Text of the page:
The double life

Combat Fitness in Winooski is blaring Three Six Mafia. DJ Paul and Juicy-J are rapping, “Hit ‘em with a left, hit ‘em with a right!” While music is supposed to inspire mixed martial arts fighter Chris Johnson to get through his grueling workout, he tunes it out.

He listens only to his Muay Thai trainer Paul, who is donning nearly full body armor: Focus mitts on his hands and a foam body protector around his stomach, as well as pads on his calves and thighs.

Paul calls out “Switch kick, hook and right cross. Go!” Johnson responds obediently with a flurry of blows.

He steps forward with his left foot and throws a kick to the inside of Paul’s thigh, then digs a hook into his liver and buries his right cross into Paul’s left hand. Johnson lets out a loud, angry exhale that sounds like a scream.

At 5 feet 9 inches tall and 146 pounds, he generates a surprising amount of power with tremendous speed in his punches. He hopes his power will surprise the opponent he will be fighting on Oct. 22 as well.

Johnson is not a boxer, Muay Thai fighter, Tae Kwon Do fighter, Jiu-Jitsu fighter or wrestler alone. He is all of these. Johnson is a mixed martial arts (MMA) fighter and is well-versed in all of these styles.

Johnson is a nutrition and food science major in his senior year at the University. He grew up 25 miles outside of Philadelphia, and, like most kids, trained in Karate. But Johnson went to more than one or two sessions.

“I started karate at age 6. It was a joke. I was a black belt by age 10.”

When Johnson came to UVM at 18, he had six years of kickboxing experience under his belt and a natural ability to soak up new skills. He joined the Brazilian JiuJitsu Club to bolster his ground fighting techniques and quickly began competing in BJJ. This spirit of competition led him to compete in MMA.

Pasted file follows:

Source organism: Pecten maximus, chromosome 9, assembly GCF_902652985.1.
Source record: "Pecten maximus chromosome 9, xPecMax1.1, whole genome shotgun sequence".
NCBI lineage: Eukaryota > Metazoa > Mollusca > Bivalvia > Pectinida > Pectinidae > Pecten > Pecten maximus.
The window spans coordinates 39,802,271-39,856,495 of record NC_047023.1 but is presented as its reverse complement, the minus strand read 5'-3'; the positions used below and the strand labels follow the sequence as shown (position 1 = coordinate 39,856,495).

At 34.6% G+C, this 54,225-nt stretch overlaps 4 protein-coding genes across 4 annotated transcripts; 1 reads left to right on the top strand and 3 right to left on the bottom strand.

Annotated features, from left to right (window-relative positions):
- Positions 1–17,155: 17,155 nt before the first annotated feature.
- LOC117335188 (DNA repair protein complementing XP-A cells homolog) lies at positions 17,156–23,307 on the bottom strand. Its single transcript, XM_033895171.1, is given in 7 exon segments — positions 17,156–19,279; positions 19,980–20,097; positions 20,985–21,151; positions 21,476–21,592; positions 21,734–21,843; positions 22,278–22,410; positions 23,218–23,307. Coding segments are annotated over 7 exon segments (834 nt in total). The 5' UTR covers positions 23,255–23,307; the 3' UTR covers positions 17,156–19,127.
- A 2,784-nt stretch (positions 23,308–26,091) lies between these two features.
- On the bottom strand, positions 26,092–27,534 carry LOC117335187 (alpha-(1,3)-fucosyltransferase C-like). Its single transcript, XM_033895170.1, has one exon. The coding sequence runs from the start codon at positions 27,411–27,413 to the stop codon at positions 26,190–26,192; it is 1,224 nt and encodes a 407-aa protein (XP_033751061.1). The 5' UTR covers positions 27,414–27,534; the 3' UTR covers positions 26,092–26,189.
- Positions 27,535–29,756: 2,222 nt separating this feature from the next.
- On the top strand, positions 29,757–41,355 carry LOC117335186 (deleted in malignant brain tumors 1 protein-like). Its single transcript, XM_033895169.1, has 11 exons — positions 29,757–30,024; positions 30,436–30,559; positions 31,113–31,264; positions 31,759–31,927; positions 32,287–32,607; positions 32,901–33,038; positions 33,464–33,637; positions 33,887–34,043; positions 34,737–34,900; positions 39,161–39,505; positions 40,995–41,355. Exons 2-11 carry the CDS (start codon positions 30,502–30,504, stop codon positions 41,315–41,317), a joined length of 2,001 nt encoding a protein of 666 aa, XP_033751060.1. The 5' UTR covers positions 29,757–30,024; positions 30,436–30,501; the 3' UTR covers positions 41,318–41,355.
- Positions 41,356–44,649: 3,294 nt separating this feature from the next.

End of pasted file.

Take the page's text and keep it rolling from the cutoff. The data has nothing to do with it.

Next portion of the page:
While most students have trouble balancing just one schedule as a student, Johnson manages to lead the double life of student and MMA fighter, and does so successfully. However, his double life has raised a few eyebrows.

“A lot of my friends don’t understand how much work it takes. A lot of the other ones say, ‘Oh, I would never expect you to be such a bad ass.'” Johnson said. “I wouldn’t call myself a bad ass, but so many people see pictures of me or videos of me and they’re like, ‘Who the hell is this kid that has been cracking jokes in class this whole time and secretly could rip my head off if he wanted to?'”

Johnson is remarkably casual when talking about MMA, but he takes his training seriously. He trains for hours every day, keeping a finely tuned schedule of weight training, cardio, technique work and sparring.

This schedule is typical of most professional MMA fighters, but Johnson is not a professional and MMA is not his only occupation.

His schedule is packed to say the least. He typically eats while doing homework, or while in class. He does not have enough time between training and school to prepare meals during the school week, so he cooks large amounts of food at one time and portions his meals out for the week.